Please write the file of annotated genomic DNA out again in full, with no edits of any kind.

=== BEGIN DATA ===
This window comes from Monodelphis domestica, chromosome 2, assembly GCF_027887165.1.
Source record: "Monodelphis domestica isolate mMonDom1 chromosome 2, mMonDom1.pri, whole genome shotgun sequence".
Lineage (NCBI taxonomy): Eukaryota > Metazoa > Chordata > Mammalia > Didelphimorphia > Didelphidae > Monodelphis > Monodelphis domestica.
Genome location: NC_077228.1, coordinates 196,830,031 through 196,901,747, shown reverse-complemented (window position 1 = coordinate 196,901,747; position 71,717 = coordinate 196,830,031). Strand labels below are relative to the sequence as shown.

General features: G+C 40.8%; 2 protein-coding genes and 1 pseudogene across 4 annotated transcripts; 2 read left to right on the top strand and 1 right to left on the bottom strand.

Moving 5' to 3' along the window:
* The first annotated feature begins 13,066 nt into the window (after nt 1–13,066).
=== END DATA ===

This window comes from Monodelphis domestica, chromosome 2, assembly GCF_027887165.1.
Source record: "Monodelphis domestica isolate mMonDom1 chromosome 2, mMonDom1.pri, whole genome shotgun sequence".
Lineage (NCBI taxonomy): Eukaryota > Metazoa > Chordata > Mammalia > Didelphimorphia > Didelphidae > Monodelphis > Monodelphis domestica.
Genome location: NC_077228.1, coordinates 196,830,031 through 196,901,747, shown reverse-complemented (window position 1 = coordinate 196,901,747; position 71,717 = coordinate 196,830,031). Strand labels below are relative to the sequence as shown.

General features: G+C 40.8%; 2 protein-coding genes and 1 pseudogene across 4 annotated transcripts; 2 read left to right on the top strand and 1 right to left on the bottom strand.

Moving 5' to 3' along the window:
* The first annotated feature begins 13,066 nt into the window (after nt 1–13,066).